Karmanos Cancer Institute Wins $1.3M Pentagon Grant to Remain in Prostate Cancer Clinical Trials Consortium

Karmanos Cancer Institute Wins $1.3M Pentagon Grant to Remain in Prostate Cancer Clinical Trials Consortium
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Detroit’s Barbara Ann Karmanos Cancer Institute has snared a four-year, $1.23 million grant renewal from the U.S. Department of Defense to keep its membership in the prestigious Prostate Cancer Clinical Trials Consortium (PCCTC) program.

Karmanos, a member of the consortium since 2008, was one of only seven sites funded this year, down from 11 sites in 2013. Leading the institute’s involvement in the consortium will be Dr. Elisabeth Heath, who heads the genitourinary oncology multidisciplinary team at Karmanos.

“African-American men face numerous socioeconomic, religious and health barriers to participating in clinical trial-based therapy,” Heath said in a press release. “By increasing trial opportunities and resources within an accessible healthcare system located in a predominantly African-American community such as Detroit, my colleagues and I strive to improve clinical trial access and overcome some of the other potential barriers to clinical trial enrollment for African-Americans.”

One of the major concerns in prostate cancer research is the incidence disparity between black and white men. African-Americans are 1.6 times more likely to get prostate cancer and 3.4 times more likely to die from it than white men. In addition, African-Americans often have higher prostate-specific antigen (PSA) levels as well as more advanced disease.

Karmanos researchers are working to better understand contributing factors for this disparity, including poverty, inadequate access to prostate screening and  reasons behind these disparities by looking into the factors that could potentially contribute to this disparity – including socioeconomic factors, access to prostate screening and racial differences in cancer biology.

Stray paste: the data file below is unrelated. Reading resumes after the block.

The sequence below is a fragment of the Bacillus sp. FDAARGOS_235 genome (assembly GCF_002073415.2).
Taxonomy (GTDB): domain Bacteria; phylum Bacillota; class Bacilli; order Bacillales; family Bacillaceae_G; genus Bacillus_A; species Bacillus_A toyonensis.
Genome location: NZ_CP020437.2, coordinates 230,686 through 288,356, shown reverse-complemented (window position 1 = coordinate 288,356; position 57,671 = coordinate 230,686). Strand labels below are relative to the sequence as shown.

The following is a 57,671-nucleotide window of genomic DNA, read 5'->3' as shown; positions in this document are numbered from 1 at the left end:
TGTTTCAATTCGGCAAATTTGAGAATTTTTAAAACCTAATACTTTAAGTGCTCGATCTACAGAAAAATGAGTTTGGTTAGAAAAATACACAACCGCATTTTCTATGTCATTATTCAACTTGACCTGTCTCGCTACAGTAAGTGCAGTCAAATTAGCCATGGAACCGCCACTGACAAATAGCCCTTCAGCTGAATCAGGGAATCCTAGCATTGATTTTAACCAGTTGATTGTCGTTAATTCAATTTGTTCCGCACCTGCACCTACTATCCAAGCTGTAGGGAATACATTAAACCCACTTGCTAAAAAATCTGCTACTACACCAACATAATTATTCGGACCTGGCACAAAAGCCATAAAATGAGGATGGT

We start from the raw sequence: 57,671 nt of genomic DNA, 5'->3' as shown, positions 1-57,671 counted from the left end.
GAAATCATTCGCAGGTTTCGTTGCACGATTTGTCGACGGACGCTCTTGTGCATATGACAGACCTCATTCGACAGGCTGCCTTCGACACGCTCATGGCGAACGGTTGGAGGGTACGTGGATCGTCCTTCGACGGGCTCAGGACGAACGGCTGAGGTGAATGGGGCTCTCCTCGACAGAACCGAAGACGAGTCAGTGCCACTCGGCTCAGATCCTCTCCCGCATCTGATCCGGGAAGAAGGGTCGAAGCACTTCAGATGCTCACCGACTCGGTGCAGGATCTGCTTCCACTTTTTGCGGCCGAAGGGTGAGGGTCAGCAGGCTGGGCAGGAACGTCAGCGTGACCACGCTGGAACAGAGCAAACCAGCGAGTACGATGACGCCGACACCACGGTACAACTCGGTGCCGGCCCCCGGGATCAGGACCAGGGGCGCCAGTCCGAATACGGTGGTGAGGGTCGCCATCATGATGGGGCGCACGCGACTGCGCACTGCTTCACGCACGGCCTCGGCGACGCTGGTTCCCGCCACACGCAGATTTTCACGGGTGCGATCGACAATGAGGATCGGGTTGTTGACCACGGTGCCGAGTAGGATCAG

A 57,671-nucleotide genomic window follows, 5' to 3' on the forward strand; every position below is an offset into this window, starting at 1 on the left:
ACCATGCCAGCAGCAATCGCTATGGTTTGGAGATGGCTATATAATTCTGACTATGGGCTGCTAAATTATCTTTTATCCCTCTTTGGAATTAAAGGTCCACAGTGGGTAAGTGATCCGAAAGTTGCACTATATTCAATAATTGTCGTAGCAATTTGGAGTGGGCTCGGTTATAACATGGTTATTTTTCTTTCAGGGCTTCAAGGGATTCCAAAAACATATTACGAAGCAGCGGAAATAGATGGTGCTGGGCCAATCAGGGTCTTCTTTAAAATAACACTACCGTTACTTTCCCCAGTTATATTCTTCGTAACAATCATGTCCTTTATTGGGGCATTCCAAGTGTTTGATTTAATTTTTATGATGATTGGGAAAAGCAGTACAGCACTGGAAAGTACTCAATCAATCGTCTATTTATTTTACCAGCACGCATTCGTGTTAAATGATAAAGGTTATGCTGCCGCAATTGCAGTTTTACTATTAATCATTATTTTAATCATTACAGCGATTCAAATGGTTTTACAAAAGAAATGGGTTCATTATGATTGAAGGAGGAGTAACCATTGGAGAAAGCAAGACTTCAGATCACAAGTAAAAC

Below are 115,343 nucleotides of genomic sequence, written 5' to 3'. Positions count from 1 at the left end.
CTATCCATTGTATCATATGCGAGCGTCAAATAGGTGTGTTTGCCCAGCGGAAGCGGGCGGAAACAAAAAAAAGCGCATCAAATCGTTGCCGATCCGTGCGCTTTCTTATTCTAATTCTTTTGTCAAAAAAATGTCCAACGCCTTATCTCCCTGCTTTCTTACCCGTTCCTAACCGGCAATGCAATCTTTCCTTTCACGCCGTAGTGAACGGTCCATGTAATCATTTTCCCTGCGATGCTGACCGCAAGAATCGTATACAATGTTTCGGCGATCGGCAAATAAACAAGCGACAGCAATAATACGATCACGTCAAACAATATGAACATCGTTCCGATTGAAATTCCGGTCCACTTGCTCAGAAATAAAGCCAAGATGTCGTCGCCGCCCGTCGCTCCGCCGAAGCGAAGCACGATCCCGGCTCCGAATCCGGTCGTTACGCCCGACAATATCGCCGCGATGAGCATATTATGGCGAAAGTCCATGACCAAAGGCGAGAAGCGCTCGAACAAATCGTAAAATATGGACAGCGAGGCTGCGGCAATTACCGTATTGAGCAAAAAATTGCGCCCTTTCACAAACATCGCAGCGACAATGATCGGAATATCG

Yet this disparity isn’t sustained across participation in clinical trials.

“We want to fully encourage African-American men who have prostate cancer to consider taking part in a clinical trial,” said Heath. “Many times, clinical trials provide the best options for patients who have exhausted other therapeutic avenues. Clinical trials also provide treatment that’s as good as standard of care. And, by participating in a clinical trial, African-American cancer patients can pave the way for the development of therapies that will benefit future prostate cancer patients.”

Heath will work with a co-principal investigator — Dr. Ulka Vaishampayan, director of the Eisenberg Center for Translational Therapeutics — as well as two co-investigators at Karmanos, Dr. Isaac Powell and Lance Heilbrun.

Inês holds a PhD in Biomedical Sciences from the University of Lisbon, Portugal, where she specialized in blood vessel biology, blood stem cells, and cancer. Before that, she studied Cell and Molecular Biology at Universidade Nova de Lisboa and worked as a research fellow at Faculdade de Ciências e Tecnologias and Instituto Gulbenkian de Ciência. Inês currently works as a Managing Science Editor, striving to deliver the latest scientific advances to patient communities in a clear and accurate manner.
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Inês holds a PhD in Biomedical Sciences from the University of Lisbon, Portugal, where she specialized in blood vessel biology, blood stem cells, and cancer. Before that, she studied Cell and Molecular Biology at Universidade Nova de Lisboa and worked as a research fellow at Faculdade de Ciências e Tecnologias and Instituto Gulbenkian de Ciência. Inês currently works as a Managing Science Editor, striving to deliver the latest scientific advances to patient communities in a clear and accurate manner.
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